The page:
This is the old page. Please go to the NEW page. Ashley Howell's Mini-Course
Developing the Joy of Reading in Students
- Do you want to help students develop empathy and critical thinking, master complex text, develop varied sentence structure, and perform better on standardized tests?
- Do your students groan when it’s time to read, or skip reading passages altogether?
- Do you want to develop students who are life-long readers?
The solution to these issues is to raise the reading level in the classroom, also known as raising the literacy level of students. Assigned reading alone will not raise the literacy level - students need to read every day, and they need to "want" to read. Students won't choose to read unless they enjoy reading.
Who is this for?
Who can benefit from this course?
This course is designed for teachers in elementary grades through high school grades who would like to encourage reading for pleasure in the classroom. The course is primarily designed for ELA teachers, but it is possible for teachers in any subject or grade level to find something of use here. Besides English teachers, social science teachers may find it useful to bring in some of the ideas here, such as book clubs. Math and science teachers may find it difficult, but it is certainly not impossible if the teacher would like to bring in more reading time. Reading can be incorporated into any course, so long as there is a willingness to do so and enough freedom granted by the requirements of the school.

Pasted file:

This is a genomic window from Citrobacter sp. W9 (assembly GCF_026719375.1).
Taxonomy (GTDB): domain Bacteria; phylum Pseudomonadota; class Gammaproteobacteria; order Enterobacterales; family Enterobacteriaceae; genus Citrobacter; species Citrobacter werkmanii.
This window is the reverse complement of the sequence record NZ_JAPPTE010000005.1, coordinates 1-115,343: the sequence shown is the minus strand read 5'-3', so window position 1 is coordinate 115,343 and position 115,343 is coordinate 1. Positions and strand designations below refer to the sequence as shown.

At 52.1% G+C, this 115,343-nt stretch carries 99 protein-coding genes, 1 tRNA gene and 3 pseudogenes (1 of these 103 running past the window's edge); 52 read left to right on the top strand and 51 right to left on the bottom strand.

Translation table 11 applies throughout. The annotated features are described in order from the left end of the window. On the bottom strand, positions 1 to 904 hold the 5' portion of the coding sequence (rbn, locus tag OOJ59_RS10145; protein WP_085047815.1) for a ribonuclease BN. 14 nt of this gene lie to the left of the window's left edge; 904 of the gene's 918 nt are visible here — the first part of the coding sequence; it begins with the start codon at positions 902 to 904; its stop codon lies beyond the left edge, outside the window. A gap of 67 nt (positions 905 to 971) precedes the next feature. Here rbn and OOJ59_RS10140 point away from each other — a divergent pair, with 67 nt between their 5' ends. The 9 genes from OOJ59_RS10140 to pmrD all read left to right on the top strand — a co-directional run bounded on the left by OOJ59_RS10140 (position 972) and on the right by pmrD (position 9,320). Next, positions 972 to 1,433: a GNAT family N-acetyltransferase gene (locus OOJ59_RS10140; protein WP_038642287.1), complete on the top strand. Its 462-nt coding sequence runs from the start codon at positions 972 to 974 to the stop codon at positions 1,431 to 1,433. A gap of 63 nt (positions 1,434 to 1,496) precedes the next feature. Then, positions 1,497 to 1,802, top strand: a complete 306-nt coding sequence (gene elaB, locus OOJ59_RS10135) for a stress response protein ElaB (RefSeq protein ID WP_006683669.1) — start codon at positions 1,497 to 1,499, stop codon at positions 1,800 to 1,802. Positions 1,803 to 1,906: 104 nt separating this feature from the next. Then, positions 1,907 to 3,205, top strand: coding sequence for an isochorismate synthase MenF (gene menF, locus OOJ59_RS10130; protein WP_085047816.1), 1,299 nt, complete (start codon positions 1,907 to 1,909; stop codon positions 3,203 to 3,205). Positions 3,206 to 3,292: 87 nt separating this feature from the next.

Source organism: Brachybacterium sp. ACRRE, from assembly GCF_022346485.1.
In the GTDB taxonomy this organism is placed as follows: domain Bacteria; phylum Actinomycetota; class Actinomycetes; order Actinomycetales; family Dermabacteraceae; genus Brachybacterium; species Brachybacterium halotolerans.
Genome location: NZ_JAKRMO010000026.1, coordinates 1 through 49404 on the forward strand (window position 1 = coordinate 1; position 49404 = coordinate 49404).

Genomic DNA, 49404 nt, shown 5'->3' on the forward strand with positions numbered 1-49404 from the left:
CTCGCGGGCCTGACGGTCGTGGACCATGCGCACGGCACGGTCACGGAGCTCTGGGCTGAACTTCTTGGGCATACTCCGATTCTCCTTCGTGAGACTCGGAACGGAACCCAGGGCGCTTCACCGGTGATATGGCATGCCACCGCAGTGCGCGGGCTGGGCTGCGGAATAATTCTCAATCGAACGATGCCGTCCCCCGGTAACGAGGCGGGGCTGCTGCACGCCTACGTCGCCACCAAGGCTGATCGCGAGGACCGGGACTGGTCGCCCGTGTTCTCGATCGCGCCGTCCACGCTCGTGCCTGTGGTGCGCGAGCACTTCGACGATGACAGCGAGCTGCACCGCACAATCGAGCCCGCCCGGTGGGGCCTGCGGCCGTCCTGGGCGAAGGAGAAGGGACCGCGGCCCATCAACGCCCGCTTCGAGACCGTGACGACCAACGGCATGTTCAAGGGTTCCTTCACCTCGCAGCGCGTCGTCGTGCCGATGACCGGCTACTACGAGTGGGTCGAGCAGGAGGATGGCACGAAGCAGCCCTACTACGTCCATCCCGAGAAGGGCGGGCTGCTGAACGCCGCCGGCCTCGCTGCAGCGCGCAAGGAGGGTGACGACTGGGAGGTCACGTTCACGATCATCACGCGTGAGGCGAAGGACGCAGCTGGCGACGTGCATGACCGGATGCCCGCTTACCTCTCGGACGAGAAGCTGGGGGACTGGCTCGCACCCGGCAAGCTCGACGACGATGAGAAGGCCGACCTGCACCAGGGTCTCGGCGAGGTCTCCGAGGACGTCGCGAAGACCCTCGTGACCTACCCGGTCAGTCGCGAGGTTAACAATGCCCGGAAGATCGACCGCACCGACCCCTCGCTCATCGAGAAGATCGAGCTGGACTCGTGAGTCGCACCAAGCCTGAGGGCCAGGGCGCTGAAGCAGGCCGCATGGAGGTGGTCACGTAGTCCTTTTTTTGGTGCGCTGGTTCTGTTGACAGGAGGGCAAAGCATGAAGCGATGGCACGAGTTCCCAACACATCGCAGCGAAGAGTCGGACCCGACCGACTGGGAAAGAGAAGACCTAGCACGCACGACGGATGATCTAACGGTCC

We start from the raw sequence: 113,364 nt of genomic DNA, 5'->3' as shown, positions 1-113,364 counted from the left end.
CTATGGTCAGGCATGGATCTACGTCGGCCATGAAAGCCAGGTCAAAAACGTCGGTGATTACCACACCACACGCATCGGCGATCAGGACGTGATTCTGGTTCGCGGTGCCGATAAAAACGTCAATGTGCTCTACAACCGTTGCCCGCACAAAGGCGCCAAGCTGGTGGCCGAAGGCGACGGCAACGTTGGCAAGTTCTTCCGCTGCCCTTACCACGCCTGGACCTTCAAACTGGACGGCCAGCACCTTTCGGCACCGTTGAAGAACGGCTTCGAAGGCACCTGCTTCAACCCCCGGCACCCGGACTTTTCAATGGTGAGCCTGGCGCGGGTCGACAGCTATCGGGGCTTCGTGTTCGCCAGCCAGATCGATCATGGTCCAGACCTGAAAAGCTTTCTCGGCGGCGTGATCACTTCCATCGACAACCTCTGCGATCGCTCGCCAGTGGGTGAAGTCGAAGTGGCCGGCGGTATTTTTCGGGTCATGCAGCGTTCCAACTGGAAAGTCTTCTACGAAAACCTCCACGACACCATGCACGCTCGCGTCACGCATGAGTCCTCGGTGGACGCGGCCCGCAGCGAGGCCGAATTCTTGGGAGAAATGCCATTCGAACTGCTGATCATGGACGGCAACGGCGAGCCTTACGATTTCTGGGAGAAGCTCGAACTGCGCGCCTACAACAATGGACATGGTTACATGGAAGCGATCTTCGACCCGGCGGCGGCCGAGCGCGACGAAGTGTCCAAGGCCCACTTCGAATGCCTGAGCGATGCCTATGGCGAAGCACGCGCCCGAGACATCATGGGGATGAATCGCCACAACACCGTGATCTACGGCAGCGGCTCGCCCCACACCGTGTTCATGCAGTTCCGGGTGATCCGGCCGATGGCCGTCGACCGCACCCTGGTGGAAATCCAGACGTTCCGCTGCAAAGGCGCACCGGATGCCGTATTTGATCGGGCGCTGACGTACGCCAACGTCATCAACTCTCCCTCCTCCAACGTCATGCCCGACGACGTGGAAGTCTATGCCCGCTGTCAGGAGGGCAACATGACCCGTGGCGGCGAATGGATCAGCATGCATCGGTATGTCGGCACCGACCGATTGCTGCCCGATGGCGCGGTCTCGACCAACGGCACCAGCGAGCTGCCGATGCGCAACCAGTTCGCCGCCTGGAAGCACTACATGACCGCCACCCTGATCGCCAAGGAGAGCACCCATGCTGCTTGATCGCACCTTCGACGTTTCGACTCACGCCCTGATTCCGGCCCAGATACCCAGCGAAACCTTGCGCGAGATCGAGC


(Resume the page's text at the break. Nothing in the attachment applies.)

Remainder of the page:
What will you get out of this course?
When finished with this course, learners will
- Be able to design and implement a Joy of Reading project that fits the particular theme or curriculum of their class.
- Understand the practices that lead to raised literacy.
- Know where to access the research that supports these interventions.
What will the learner do? (Performance Objectives for Course)
- The learner will reflect on and self-assess his or her own strategies for encouraging reading in the classroom
- Following the presentation of resources and ideas, learners will reflect on new strategies to explore by identifying which stand out the most.
- Keep a record of, and reflect on, the resources and information you accessed during the course, and create a visual representation of the resources that seem useful to you.
- Create an outline using 3 or more strategies and how they could fit into your current practice.
To get started, you'll need to access the suggested graphic organizer and reflection journal here:
Outline of Course
This course will take you through several ideas for encouraging students to read. These ideas are purposefully chosen because they represent activities that do not feel like traditional school activities and have been shown to impact students' desire to read.
A word of caution - the activities described here may appear to be too loosey-goosey to belong in school - it's best to keep an open mind!
Proceed to Unit 1: The Research